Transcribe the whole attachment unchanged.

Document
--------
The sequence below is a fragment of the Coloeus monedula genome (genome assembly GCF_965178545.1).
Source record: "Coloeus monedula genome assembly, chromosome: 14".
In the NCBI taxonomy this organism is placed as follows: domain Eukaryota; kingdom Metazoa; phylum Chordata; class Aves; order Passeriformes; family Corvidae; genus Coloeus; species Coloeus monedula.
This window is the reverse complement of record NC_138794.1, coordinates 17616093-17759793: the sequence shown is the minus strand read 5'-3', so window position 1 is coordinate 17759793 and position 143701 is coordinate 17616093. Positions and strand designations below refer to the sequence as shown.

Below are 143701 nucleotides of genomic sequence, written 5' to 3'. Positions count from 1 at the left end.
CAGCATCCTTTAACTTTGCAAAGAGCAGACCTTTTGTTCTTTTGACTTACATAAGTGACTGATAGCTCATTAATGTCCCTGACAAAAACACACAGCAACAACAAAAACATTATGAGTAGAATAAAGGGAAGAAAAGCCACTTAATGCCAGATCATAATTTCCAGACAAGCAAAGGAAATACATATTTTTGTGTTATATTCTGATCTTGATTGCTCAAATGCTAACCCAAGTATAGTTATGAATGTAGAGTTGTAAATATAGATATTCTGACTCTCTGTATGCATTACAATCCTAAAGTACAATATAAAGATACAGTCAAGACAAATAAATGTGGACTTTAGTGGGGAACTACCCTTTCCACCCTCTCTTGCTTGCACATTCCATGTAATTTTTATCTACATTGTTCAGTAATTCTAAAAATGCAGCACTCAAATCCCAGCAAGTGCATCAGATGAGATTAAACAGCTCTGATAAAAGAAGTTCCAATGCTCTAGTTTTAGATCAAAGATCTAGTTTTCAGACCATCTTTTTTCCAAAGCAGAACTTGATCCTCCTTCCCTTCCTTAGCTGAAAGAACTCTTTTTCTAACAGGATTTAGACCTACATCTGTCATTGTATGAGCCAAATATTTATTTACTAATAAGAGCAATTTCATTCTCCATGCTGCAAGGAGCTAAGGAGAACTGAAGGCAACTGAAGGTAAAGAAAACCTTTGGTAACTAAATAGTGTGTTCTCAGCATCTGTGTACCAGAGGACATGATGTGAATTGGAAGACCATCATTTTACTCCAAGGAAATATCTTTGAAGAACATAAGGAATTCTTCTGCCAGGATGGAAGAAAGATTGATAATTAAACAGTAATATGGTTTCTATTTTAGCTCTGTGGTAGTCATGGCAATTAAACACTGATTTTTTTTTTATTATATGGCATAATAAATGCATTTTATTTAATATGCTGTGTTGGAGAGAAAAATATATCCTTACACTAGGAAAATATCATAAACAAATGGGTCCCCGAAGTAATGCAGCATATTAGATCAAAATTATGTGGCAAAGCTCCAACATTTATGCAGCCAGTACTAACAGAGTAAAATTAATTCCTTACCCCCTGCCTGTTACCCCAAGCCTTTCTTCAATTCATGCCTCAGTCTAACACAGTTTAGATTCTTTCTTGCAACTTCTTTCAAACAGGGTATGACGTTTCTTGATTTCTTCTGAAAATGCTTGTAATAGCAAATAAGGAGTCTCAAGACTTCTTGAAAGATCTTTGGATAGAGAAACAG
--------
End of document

The sequence below is a fragment of the Coloeus monedula genome (genome assembly GCF_965178545.1).
Source record: "Coloeus monedula genome assembly, chromosome: 14".
In the NCBI taxonomy this organism is placed as follows: domain Eukaryota; kingdom Metazoa; phylum Chordata; class Aves; order Passeriformes; family Corvidae; genus Coloeus; species Coloeus monedula.
This window is the reverse complement of record NC_138794.1, coordinates 17616093-17759793: the sequence shown is the minus strand read 5'-3', so window position 1 is coordinate 17759793 and position 143701 is coordinate 17616093. Positions and strand designations below refer to the sequence as shown.

Below are 143701 nucleotides of genomic sequence, written 5' to 3'. Positions count from 1 at the left end.
CAGCATCCTTTAACTTTGCAAAGAGCAGACCTTTTGTTCTTTTGACTTACATAAGTGACTGATAGCTCATTAATGTCCCTGACAAAAACACACAGCAACAACAAAAACATTATGAGTAGAATAAAGGGAAGAAAAGCCACTTAATGCCAGATCATAATTTCCAGACAAGCAAAGGAAATACATATTTTTGTGTTATATTCTGATCTTGATTGCTCAAATGCTAACCCAAGTATAGTTATGAATGTAGAGTTGTAAATATAGATATTCTGACTCTCTGTATGCATTACAATCCTAAAGTACAATATAAAGATACAGTCAAGACAAATAAATGTGGACTTTAGTGGGGAACTACCCTTTCCACCCTCTCTTGCTTGCACATTCCATGTAATTTTTATCTACATTGTTCAGTAATTCTAAAAATGCAGCACTCAAATCCCAGCAAGTGCATCAGATGAGATTAAACAGCTCTGATAAAAGAAGTTCCAATGCTCTAGTTTTAGATCAAAGATCTAGTTTTCAGACCATCTTTTTTCCAAAGCAGAACTTGATCCTCCTTCCCTTCCTTAGCTGAAAGAACTCTTTTTCTAACAGGATTTAGACCTACATCTGTCATTGTATGAGCCAAATATTTATTTACTAATAAGAGCAATTTCATTCTCCATGCTGCAAGGAGCTAAGGAGAACTGAAGGCAACTGAAGGTAAAGAAAACCTTTGGTAACTAAATAGTGTGTTCTCAGCATCTGTGTACCAGAGGACATGATGTGAATTGGAAGACCATCATTTTACTCCAAGGAAATATCTTTGAAGAACATAAGGAATTCTTCTGCCAGGATGGAAGAAAGATTGATAATTAAACAGTAATATGGTTTCTATTTTAGCTCTGTGGTAGTCATGGCAATTAAACACTGATTTTTTTTTTATTATATGGCATAATAAATGCATTTTATTTAATATGCTGTGTTGGAGAGAAAAATATATCCTTACACTAGGAAAATATCATAAACAAATGGGTCCCCGAAGTAATGCAGCATATTAGATCAAAATTATGTGGCAAAGCTCCAACATTTATGCAGCCAGTACTAACAGAGTAAAATTAATTCCTTACCCCCTGCCTGTTACCCCAAGCCTTTCTTCAATTCATGCCTCAGTCTAACACAGTTTAGATTCTTTCTTGCAACTTCTTTCAAACAGGGTATGACGTTTCTTGATTTCTTCTGAAAATGCTTGTAATAGCAAATAAGGAGTCTCAAGACTTCTTGAAAGATCTTTGGATAGAGAAACAG